There is no doubt that the Mediterranean diet is one of the healthiest eating plans for your heart, longevity, and much more. The chances that his dietary approach will ever go out of fashion are ridiculously slim since it is so easy to adapt it into your everyday life
At the epidemiological level, the dietary model of Mediterranean populations has made it possible to highlight the superiority of these diets over those of other Western countries.
Around the Mediterranean, the diet is rich in complex and complementary plant products: cereal products, pulses, fruits and vegetables, olive oil, wine, aromatic plants, and relatively poor in animal and processed products.
The diet of the Western countries of the Northern Hemisphere is, conversely, poor in complex plant products, rich in animal proteins and fats and abundant in sweet and processed products. In the end, the state of health and longevity is much better with the Mediterranean diet.
The traditional Mediterranean diet is a rich source of macronutrients and micronutrients, considering a balanced and varied diet3. Presents the following characteristics in its composition:
- Low in saturated fat,
- High in monounsaturated fats, contained mainly in olive oil.
- Balanced in polyunsaturated fats (omega-6 and omega 3)
- Low in animal protein
- Rich in antioxidants
- Rich in fiber
- Rich in a wide variety of phytochemicals (phenolic compounds, terpenes, and sulfur-containing compounds)
- Relatively low levels of sodium.
Fats are an important component of the traditional Mediterranean diet. The energy provided by fat ranges from 25-to 35% of total energy (calories). Although fat contributions of up to approximately 40% have been reported. While the energy provided by saturated fat is at most 7-8%4. Important sources of fats are olive oil, nuts, seeds, legumes, and green vegetables.
The fat composition of the Mediterranean diet has the following characteristics
- High in monounsaturated fats, particularly oleic acid mainly from olive oil.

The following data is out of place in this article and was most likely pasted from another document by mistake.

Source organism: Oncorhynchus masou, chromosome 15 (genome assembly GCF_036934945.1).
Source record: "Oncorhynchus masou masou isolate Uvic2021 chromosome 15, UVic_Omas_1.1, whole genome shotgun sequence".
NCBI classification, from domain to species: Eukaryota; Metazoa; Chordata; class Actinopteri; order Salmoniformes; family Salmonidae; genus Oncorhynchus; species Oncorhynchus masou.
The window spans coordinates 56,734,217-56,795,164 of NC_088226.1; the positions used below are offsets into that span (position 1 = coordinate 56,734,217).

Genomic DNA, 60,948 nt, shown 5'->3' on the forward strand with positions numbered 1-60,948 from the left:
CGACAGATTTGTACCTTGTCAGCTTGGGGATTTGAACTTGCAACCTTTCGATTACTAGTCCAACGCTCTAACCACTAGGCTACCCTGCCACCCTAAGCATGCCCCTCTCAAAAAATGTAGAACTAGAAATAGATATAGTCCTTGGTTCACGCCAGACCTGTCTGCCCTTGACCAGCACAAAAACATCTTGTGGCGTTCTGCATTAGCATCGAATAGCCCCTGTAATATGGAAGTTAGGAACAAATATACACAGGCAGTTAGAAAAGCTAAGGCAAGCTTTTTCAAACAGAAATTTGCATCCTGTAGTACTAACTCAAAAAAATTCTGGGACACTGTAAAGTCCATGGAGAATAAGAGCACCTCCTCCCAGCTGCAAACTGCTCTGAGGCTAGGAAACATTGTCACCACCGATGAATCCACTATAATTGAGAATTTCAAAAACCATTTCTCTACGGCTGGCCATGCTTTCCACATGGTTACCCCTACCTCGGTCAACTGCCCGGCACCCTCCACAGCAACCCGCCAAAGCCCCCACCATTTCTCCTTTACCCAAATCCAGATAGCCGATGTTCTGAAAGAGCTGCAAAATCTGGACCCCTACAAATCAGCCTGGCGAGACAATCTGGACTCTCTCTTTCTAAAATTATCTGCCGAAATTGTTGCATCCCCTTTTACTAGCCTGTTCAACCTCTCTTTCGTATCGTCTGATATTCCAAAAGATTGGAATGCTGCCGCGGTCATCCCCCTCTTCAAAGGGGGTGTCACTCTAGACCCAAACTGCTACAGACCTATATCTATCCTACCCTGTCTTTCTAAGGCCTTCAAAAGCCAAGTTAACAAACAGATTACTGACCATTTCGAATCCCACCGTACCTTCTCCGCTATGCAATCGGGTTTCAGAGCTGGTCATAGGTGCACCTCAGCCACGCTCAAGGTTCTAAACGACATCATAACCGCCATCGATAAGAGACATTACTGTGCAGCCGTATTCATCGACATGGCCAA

- Balanced in polyunsaturated fats (omega 6 and omega 3). Nuts and seeds are an important source of these fats.
- High consumption of long-chain omega-3 polyunsaturated fats (EPA and DHA), from the consumption of fish and seafood.
- Low in saturated fat, due to the low consumption of butter, whole milk, and red meats.
- Relatively high consumption of medium and short-chain fatty acids from the consumption of cheese and yogurt from goat and sheep’s milk. (This fat is not associated with adverse effects on plasma cholesterol levels.)
- Absence of trans fats from industrial foods (e.g. margarine, fast food, and pastries).
More about carbohydrates, fruits, and vegetables
They must provide 50% of the total daily energy input. It should be complex carbohydrates (pasta, rice, potato, bread, and legumes) and not simple (ice cream and pastries). Fruits and vegetables, rich in fiber, ensure sufficient vitamins and minerals and antioxidants
They will contribute approximately 35% of the total energy contribution. Fats of vegetable origin (nuts, olive oil) will be preferred to those of animal origin. An exception is that of oily fish (mackerel, tuna, sardine …) because it is polyunsaturated and helps prevent cardiovascular problems.
- The intake of saturated fatty acids should be below 10%
- The intake of polyunsaturated fatty acids should not exceed 8% of energy consumption
- The intake of monounsaturated fatty acids should provide an energy intake of a maximum of 15%
They will contribute 15% of the total energy. Proteins help regenerate body tissue. The protein of animal origin (eggs, milk, meat, and fish) is more complete than that of vegetable origin (legumes and cereals). However, properly combined vegetables (for example, lentils with rice) provide a protein of similar quality to the animal, but without cholesterol or saturated fats.